Citrus paradisi 'Redblush'Item #2587 USDA Hardiness Zone: 9 - 10
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Improved variety with fewer seeds and richer blush red color to the flesh and rind. Fruit lasts well on the tree, ripening in winter through spring. Evergreen.
- OverviewLight Needs:Full sunWatering Needs:Needs regular watering - weekly, or more often in extreme heat.Average Landscape Size:Fast grower to 20 to 25 ft. tall and wide.Key Feature:EdibleBlooms:Early spring
- DetailBotanical Pronunciation:SIT-rus pa-ra-DEE-seePlant type:CitrusDeciduous/evergreen:EvergreenGrowth habit:RoundedGrowth rate:FastAverage landscape size:Fast grower to 20 to 25 ft. tall and wide.Special features:EdibleFoliage color:GreenBlooms:Early springFlower color:WhiteDesign IdeasA spreading tree with a broad, attractive habit, this Citrus is a beautiful specimen for a lawn. Or place it at the sunniest corner of the house or drive. Since the fruit stays attractive throughout the winter, it is an excellent addition to the winter landscape.Companion PlantsComplement the deep-red blush of this Citrus' fruit throughout the summer with Scarlet Trumpet Vine (Distictis buccinatoria). Gilt Edge Silverberry (Elaeagnus x ebbingei 'Gilt Edge'), an evergreen with golden margins on its rich green foliage, also looks beautiful with the grapefruit and likes the heat. To further accentuate the fruit, mix with Cherie Tropical Hibiscus (Hibiscus rosa-sinensis 'Cherie'), with its golden flower and maroon throat.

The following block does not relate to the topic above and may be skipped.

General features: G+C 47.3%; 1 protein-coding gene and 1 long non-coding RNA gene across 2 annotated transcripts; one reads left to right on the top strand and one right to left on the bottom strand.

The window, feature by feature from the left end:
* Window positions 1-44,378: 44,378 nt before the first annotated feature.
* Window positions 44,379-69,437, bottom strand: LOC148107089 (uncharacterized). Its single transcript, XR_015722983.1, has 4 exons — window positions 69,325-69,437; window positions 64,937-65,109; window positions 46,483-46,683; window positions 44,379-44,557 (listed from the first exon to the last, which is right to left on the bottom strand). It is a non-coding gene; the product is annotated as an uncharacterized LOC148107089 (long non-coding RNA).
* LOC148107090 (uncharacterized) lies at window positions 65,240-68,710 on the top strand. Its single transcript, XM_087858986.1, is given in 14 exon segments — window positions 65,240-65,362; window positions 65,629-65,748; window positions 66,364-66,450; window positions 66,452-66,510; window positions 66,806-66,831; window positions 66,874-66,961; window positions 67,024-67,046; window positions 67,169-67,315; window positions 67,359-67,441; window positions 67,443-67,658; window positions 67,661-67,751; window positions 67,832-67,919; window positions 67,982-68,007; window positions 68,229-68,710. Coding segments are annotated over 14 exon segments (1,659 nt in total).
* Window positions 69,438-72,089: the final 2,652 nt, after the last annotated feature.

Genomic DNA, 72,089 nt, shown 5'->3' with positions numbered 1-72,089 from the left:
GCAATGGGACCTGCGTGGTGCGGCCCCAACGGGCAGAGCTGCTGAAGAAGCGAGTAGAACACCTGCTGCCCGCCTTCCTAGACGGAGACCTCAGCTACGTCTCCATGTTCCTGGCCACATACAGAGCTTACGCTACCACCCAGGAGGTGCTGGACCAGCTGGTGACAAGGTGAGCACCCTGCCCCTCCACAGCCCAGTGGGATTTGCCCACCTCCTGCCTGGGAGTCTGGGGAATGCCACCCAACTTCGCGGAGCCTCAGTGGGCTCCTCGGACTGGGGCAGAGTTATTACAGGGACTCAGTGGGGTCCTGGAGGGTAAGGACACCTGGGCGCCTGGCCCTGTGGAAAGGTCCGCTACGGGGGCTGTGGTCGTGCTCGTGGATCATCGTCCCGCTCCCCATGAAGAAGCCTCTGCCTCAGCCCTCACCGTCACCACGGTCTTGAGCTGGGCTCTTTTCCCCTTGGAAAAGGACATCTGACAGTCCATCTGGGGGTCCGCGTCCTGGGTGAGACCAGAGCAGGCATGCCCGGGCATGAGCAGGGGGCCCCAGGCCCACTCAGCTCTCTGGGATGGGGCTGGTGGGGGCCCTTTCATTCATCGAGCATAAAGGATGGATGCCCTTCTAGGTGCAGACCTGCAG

- CareCare InformationRequires well drained soil. Follow a regular watering schedule during the first growing season to establish a deep, extensive root system. Watering can be reduced after establishment. Feed with a citrus fertilizer in spring; repeat in fall.Light Needs:Full sunWatering Needs:Needs regular watering - weekly, or more often in extreme heat.
- History & LoreHistory:This modern redblush form is a cultivar of the original species, Citrus paradisi, which is believed to have evolved from the pummelo, C. grandis. The true origin of this plant is unknown, but it's believed that like most citrus originated in southeast Asia. It was introduced to Europe by Arab traders in ancient times with citrus varieties developing in North Africa and Spain, then were sent on to the New World colonies. By 1750 it was grown in Barbados and Jamaica. In the 1820s it became established in Florida where the first commercially grown fruits appeared.Lore:The sheer size of grapefruit so impressed Scots botanist, James Macfadyen that he assigned the species name after the paradisiacal Garden of Eden.